A remnant of the Roman and Byzantine era of Constantinople is the Hippodrome or At Meydanı (Horse Square). It was initially built by the Roman Emperor Septimius Severus, but it was Constantine The Great who remodeled and extended it. The Hippodrome was the center of Byzantium's public life for 1,000 years and of Ottoman life for 400 years. The Hippodrome was an immense structure of 480 metres in length and 117.5 metres wide, it could held up, according to one estimate, about 100,000 people. the central line, or spina, around which chariots raced, was adorned with an array obelisks, columns and statues. Only three of these monuments survive in what is now called the Sultanahmet parkı. The ancient Hippodrome extended beyond the boundaries of the present square. The northern end of the Hippodrome, where chariots and spectators entered the arena, was located where now stands the Kaiser Wilhelm Fountain. The semi-circular southern end of the arena is concealed beyond the buildings at the south end of the present square.
Four monuments at today's At Meydanı are worth noting. At the northern end, there is the gift of the German Emperor Kaiser Wilhelm to Sultan Abdül Hamit II in 1901, the Kaiser Wilhelm Fountain also known as Alman Çesmesi. Of considerable older age is the Obelisk of Theodosius also named Dikilitaş . It was originally commissioned by Pharaoh Thutmose III, who had it erected at Deir el-Bahari opposite Thebes in Upper Egypt, to commemorate one of his campaigns in Syria and his crossing of the Euphrates River. The obelisk, which now has a height of nearly 20 metres, lost one third of it length during tranportion. According to Sir William Matthews Flinders Petrie (Flinders Petrie, WM. (1896). A History of Egypt: Volume 2, Cambridge University Press, Cambridge, UK), its original height including pedestal was 56 m (185 feet) and it had an estimated weight of 800 tonnes. It was shipped to Constantinople by the Emperor Julian, between 361 and 363 AD by a ship specially made for this purpose, but it could not be raised and lay for several years on the seashore. It was finally erected on top of a 6 metre marble base by Theodosius I in 390 AD. Sculptured reliefs on this base depict Theodosius I and his family as they look down at various events taking place on the Hippodrome.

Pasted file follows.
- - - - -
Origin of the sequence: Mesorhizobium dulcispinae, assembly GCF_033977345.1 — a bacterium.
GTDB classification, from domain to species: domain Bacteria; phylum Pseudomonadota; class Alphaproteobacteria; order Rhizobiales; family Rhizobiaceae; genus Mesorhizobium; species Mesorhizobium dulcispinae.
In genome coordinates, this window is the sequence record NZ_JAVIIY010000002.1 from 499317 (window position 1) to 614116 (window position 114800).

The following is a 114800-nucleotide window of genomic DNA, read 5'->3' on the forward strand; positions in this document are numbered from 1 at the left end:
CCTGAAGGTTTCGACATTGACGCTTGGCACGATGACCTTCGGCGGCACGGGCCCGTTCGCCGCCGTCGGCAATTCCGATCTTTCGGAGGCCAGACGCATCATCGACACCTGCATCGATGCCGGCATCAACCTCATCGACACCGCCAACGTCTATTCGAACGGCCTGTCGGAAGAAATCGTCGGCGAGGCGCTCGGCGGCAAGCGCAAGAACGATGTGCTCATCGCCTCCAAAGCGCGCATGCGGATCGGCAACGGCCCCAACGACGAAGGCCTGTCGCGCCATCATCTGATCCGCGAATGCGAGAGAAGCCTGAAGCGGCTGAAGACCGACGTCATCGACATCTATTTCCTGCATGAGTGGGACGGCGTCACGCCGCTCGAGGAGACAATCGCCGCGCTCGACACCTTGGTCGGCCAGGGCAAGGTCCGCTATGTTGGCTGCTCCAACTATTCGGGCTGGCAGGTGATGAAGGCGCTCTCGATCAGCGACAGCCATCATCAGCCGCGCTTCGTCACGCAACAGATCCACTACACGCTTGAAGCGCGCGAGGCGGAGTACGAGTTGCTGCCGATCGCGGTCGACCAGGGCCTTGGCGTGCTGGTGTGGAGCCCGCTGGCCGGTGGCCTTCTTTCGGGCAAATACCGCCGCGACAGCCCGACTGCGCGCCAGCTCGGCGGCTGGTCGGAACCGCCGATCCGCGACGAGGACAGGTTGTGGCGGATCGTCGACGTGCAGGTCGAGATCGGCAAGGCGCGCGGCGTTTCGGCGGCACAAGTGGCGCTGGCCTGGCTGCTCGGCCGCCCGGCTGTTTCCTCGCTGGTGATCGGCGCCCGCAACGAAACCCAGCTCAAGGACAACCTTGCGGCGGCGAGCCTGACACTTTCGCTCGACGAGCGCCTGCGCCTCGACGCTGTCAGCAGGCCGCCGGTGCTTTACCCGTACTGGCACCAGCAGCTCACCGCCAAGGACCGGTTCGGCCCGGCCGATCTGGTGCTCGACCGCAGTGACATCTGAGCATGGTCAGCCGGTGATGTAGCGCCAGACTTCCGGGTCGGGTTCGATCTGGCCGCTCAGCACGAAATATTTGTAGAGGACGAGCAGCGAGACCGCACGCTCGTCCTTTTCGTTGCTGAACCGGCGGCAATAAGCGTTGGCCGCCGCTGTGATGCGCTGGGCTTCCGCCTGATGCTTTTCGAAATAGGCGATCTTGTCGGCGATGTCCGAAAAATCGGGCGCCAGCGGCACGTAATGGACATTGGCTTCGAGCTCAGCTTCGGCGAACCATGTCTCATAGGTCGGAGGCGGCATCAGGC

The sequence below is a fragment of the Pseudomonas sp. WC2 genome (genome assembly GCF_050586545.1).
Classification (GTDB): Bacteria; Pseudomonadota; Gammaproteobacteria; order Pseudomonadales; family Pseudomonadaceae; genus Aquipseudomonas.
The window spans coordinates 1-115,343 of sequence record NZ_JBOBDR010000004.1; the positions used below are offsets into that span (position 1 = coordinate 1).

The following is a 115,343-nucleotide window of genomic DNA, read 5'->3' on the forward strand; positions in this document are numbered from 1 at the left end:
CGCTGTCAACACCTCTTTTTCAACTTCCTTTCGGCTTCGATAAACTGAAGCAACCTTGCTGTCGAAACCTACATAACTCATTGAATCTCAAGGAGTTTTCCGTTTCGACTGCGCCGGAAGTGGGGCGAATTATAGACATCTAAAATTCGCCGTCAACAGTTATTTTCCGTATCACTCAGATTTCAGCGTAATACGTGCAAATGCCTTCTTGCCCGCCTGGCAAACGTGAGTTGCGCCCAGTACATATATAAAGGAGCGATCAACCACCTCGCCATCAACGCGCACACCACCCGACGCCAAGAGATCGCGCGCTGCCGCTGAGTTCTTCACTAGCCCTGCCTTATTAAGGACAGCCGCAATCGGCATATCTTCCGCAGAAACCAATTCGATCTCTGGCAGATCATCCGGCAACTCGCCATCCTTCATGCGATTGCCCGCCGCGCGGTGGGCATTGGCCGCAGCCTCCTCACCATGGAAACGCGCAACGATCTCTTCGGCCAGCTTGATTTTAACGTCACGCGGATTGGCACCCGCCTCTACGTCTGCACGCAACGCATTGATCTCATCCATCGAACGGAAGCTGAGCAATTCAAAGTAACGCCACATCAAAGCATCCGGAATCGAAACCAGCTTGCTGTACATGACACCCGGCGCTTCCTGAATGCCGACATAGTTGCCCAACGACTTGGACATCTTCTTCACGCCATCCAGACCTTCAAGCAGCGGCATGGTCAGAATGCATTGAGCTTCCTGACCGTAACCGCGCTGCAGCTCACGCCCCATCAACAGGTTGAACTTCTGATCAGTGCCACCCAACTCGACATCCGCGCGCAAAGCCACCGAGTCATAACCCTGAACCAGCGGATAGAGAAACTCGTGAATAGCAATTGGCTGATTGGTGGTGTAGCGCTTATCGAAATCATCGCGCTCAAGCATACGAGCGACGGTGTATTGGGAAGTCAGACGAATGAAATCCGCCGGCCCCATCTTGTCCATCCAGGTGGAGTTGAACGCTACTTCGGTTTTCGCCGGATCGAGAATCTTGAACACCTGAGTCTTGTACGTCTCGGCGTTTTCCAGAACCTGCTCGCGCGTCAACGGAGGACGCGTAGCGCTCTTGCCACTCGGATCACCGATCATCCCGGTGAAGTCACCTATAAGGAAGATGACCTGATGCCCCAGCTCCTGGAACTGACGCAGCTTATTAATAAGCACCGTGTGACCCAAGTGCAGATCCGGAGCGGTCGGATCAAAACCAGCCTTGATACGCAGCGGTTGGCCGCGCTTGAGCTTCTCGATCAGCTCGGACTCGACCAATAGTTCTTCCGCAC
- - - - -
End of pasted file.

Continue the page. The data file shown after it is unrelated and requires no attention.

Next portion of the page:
Another structure on the spina is a strange spiral column that comes up out of a hole in the ground. This Serpentine Column or Yılanlı Sütun was once much taller and was topped by three serpent heads. It stood in front of the temple of Apollo in Delphi, where it was erected to commemorate the victory of the Greeks over the Persians in Platea at 479 BC. The column was brought to Constantinople by Constantine the Great.
A third structure on the square is a rough stone obelisk the Walled Obelisk, also known as Column of Constantine VII Porphyrogenitus and locally as Ormetaş. The emperor Constantine, after whom it is named, had it sheathed with gold-plated bronze, but the column itself was of considerable older age, perhaps that of Theodosius the Great or even that of Constantine the Great. The ornamentation bronze plates were carried off to Venice when the Crusaders sacked the city in 1204.
Here are the photos of the Hippodrome, click on the thumbnails to see greater pictures
South of the hippodrome, hidden like a precious jewel is the Sokullu Mehmet Paşa Camii. It was built in 1571-1572 at the height of Ottoman Architecture by the famous Ottoman architect Mimar Sinan for Ismihan Sultan, daughter of Sultan Selim II and wife of the Grand Vezir Sokullu Mehmet Paşa. The mosque is built on the site of an ancient church of which the columns of the courtyard were taken. The courtyard is beautifully designed with a fine şadırvan (oblivion fountain) in the middle. As in many mosques it served as a medrese with the scholars living in little domed cell under the portico. The interior of the mosque is decorated with the finest Iznik tiles and contains, framed in gold, four fragments from the sacred Black Stone in the Kaaba at Mecca. The marble pillars flanking the mihrab can revolve and do so when the foundations are disturbed by an earthquake, thus acting as an early warning device.